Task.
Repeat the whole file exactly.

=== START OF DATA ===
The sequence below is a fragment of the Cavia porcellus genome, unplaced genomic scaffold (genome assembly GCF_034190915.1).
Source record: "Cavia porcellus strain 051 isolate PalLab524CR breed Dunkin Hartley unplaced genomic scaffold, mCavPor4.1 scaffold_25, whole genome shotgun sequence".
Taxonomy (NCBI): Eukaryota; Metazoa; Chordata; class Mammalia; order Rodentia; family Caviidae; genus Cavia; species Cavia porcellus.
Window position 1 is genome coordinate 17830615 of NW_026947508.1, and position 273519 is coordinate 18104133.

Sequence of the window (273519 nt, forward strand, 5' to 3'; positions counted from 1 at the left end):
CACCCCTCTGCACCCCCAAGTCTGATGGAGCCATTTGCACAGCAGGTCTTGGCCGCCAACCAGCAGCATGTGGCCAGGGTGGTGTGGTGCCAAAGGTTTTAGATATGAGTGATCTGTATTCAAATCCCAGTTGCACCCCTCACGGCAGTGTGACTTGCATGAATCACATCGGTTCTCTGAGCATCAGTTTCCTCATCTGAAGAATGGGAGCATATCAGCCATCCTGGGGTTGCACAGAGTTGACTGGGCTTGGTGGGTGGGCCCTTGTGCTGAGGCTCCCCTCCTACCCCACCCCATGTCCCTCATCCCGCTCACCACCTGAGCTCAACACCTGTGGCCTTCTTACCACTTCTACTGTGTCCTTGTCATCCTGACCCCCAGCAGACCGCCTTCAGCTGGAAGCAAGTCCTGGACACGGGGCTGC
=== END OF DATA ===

The sequence below is a fragment of the Cavia porcellus genome, unplaced genomic scaffold (genome assembly GCF_034190915.1).
Source record: "Cavia porcellus strain 051 isolate PalLab524CR breed Dunkin Hartley unplaced genomic scaffold, mCavPor4.1 scaffold_25, whole genome shotgun sequence".
Taxonomy (NCBI): Eukaryota; Metazoa; Chordata; class Mammalia; order Rodentia; family Caviidae; genus Cavia; species Cavia porcellus.
Window position 1 is genome coordinate 17830615 of NW_026947508.1, and position 273519 is coordinate 18104133.

Sequence of the window (273519 nt, forward strand, 5' to 3'; positions counted from 1 at the left end):
CACCCCTCTGCACCCCCAAGTCTGATGGAGCCATTTGCACAGCAGGTCTTGGCCGCCAACCAGCAGCATGTGGCCAGGGTGGTGTGGTGCCAAAGGTTTTAGATATGAGTGATCTGTATTCAAATCCCAGTTGCACCCCTCACGGCAGTGTGACTTGCATGAATCACATCGGTTCTCTGAGCATCAGTTTCCTCATCTGAAGAATGGGAGCATATCAGCCATCCTGGGGTTGCACAGAGTTGACTGGGCTTGGTGGGTGGGCCCTTGTGCTGAGGCTCCCCTCCTACCCCACCCCATGTCCCTCATCCCGCTCACCACCTGAGCTCAACACCTGTGGCCTTCTTACCACTTCTACTGTGTCCTTGTCATCCTGACCCCCAGCAGACCGCCTTCAGCTGGAAGCAAGTCCTGGACACGGGGCTGC